So justice, in part, means to be free and forgiven of one’s inner and outer brokenness, and empowered to do what is right based on the freedom one has received. This is the long and difficult way of simply saying: justice is that state in which everyone receives what is rightful and appropriate. Since humans are created with certain rights (food, clothing, work), then a society is just when everyone in the society enjoys the goods that everyone has rights to. But a society is also just when there are consequences for those who have disregarded or kept others from these certain rights as well. A city that is just is a city that respects the dignity of every human, especially within the Christian worldview that believes that every human is created in the image of God.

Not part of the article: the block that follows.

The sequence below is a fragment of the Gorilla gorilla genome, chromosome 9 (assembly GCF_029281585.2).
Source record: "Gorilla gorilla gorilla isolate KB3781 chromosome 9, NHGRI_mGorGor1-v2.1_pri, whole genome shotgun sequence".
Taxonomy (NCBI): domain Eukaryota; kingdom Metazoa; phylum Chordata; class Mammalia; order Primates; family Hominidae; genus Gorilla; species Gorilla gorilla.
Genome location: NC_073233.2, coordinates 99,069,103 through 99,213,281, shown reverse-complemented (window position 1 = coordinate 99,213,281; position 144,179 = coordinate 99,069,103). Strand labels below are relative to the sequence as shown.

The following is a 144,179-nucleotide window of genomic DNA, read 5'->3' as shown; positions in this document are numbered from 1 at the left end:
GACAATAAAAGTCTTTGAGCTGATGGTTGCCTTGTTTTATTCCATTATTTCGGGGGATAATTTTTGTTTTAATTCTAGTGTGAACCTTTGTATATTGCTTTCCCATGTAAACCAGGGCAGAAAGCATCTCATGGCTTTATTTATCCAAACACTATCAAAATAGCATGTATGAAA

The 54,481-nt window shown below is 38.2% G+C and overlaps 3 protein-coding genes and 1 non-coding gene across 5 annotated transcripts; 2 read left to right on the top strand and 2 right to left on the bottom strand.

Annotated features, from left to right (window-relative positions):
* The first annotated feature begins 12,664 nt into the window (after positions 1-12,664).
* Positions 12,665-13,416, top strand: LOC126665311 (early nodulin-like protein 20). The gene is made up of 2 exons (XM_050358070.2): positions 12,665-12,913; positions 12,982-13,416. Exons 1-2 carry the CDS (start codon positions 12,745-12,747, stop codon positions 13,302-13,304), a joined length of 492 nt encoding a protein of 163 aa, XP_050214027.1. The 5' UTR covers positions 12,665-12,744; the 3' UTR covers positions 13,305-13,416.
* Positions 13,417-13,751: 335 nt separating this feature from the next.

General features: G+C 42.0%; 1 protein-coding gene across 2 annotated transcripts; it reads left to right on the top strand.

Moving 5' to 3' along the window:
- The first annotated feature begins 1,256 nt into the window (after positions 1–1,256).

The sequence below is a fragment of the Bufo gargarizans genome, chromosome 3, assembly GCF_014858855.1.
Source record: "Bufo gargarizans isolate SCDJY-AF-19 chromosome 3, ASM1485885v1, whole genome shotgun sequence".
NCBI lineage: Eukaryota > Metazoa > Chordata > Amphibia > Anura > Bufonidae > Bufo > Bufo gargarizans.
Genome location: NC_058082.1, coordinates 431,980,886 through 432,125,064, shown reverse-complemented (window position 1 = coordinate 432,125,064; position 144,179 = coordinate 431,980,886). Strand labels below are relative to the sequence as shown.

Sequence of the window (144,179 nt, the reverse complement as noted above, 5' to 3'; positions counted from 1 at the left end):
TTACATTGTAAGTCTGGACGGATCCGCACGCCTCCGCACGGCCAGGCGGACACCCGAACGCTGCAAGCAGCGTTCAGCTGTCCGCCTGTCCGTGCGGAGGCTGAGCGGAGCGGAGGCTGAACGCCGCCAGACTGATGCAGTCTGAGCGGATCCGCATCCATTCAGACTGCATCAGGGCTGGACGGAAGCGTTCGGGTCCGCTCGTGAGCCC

At the least, in the talk of renewal, justice is absent whenever basic needs go unmet. This means that liberation from in-justice and repairs made because of the wrongs done are at the very core of justice. If one skimmed the Old Testament to search out who were some of the people whom God had special concern for in view of justice, you would see that it is the most vulnerable of society: widows, orphans, aliens, sojourners, the homeless, the naked, the hungry and the afflicted. And this justice was never a nationalistic priority that made one nation or one people group more important than another. Actually, we can see in the narrative of Scripture, when Israel took their nationality too seriously, or saw themselves as more important or elite and selfish, correction swiftly followed. Humans, universally, who are a part of the demographics of God’s special concern are to be an integral part of our every day relationships.